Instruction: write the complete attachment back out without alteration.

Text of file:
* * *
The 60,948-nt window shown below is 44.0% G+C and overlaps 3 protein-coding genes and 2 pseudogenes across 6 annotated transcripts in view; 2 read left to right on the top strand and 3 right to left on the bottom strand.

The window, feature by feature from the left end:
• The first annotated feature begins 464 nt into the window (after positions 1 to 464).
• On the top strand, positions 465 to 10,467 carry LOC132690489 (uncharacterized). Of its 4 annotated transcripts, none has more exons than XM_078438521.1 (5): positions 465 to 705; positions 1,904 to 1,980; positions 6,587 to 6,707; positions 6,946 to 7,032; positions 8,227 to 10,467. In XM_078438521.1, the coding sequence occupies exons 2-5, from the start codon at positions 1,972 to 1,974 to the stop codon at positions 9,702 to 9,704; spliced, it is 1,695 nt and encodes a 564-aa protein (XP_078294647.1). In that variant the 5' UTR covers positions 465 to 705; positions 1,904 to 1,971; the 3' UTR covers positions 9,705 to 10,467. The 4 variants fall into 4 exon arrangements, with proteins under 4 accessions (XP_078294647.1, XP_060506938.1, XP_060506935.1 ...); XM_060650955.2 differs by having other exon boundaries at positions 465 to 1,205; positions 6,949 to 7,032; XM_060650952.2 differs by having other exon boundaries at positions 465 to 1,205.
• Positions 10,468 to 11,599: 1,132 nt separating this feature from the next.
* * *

The 60,948-nt window shown below is 44.0% G+C and overlaps 3 protein-coding genes and 2 pseudogenes across 6 annotated transcripts in view; 2 read left to right on the top strand and 3 right to left on the bottom strand.

The window, feature by feature from the left end:
• The first annotated feature begins 464 nt into the window (after positions 1 to 464).
• On the top strand, positions 465 to 10,467 carry LOC132690489 (uncharacterized). Of its 4 annotated transcripts, none has more exons than XM_078438521.1 (5): positions 465 to 705; positions 1,904 to 1,980; positions 6,587 to 6,707; positions 6,946 to 7,032; positions 8,227 to 10,467. In XM_078438521.1, the coding sequence occupies exons 2-5, from the start codon at positions 1,972 to 1,974 to the stop codon at positions 9,702 to 9,704; spliced, it is 1,695 nt and encodes a 564-aa protein (XP_078294647.1). In that variant the 5' UTR covers positions 465 to 705; positions 1,904 to 1,971; the 3' UTR covers positions 9,705 to 10,467. The 4 variants fall into 4 exon arrangements, with proteins under 4 accessions (XP_078294647.1, XP_060506938.1, XP_060506935.1 ...); XM_060650955.2 differs by having other exon boundaries at positions 465 to 1,205; positions 6,949 to 7,032; XM_060650952.2 differs by having other exon boundaries at positions 465 to 1,205.
• Positions 10,468 to 11,599: 1,132 nt separating this feature from the next.